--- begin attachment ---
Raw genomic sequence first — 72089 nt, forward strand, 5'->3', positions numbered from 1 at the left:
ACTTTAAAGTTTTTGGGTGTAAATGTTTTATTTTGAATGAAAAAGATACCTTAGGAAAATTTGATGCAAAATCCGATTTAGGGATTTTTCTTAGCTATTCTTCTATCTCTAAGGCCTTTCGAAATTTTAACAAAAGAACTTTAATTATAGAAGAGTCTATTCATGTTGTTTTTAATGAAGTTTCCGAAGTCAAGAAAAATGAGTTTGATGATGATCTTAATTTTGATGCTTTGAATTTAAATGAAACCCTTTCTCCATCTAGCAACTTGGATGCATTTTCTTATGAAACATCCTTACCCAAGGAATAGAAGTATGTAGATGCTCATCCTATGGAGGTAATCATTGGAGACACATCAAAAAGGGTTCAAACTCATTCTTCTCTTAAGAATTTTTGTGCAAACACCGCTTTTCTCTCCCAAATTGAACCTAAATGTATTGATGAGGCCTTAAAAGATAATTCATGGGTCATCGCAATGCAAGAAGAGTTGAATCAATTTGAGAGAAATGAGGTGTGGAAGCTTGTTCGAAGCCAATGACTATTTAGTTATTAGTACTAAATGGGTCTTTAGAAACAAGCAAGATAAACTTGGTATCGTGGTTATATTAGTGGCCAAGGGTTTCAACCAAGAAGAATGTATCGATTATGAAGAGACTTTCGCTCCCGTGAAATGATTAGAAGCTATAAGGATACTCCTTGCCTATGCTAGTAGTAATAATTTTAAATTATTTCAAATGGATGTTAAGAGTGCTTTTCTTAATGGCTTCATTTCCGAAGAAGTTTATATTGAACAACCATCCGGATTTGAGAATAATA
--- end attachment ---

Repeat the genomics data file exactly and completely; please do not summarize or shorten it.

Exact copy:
Raw genomic sequence first — 72089 nt, forward strand, 5'->3', positions numbered from 1 at the left:
ACTTTAAAGTTTTTGGGTGTAAATGTTTTATTTTGAATGAAAAAGATACCTTAGGAAAATTTGATGCAAAATCCGATTTAGGGATTTTTCTTAGCTATTCTTCTATCTCTAAGGCCTTTCGAAATTTTAACAAAAGAACTTTAATTATAGAAGAGTCTATTCATGTTGTTTTTAATGAAGTTTCCGAAGTCAAGAAAAATGAGTTTGATGATGATCTTAATTTTGATGCTTTGAATTTAAATGAAACCCTTTCTCCATCTAGCAACTTGGATGCATTTTCTTATGAAACATCCTTACCCAAGGAATAGAAGTATGTAGATGCTCATCCTATGGAGGTAATCATTGGAGACACATCAAAAAGGGTTCAAACTCATTCTTCTCTTAAGAATTTTTGTGCAAACACCGCTTTTCTCTCCCAAATTGAACCTAAATGTATTGATGAGGCCTTAAAAGATAATTCATGGGTCATCGCAATGCAAGAAGAGTTGAATCAATTTGAGAGAAATGAGGTGTGGAAGCTTGTTCGAAGCCAATGACTATTTAGTTATTAGTACTAAATGGGTCTTTAGAAACAAGCAAGATAAACTTGGTATCGTGGTTATATTAGTGGCCAAGGGTTTCAACCAAGAAGAATGTATCGATTATGAAGAGACTTTCGCTCCCGTGAAATGATTAGAAGCTATAAGGATACTCCTTGCCTATGCTAGTAGTAATAATTTTAAATTATTTCAAATGGATGTTAAGAGTGCTTTTCTTAATGGCTTCATTTCCGAAGAAGTTTATATTGAACAACCATCCGGATTTGAGAATAATA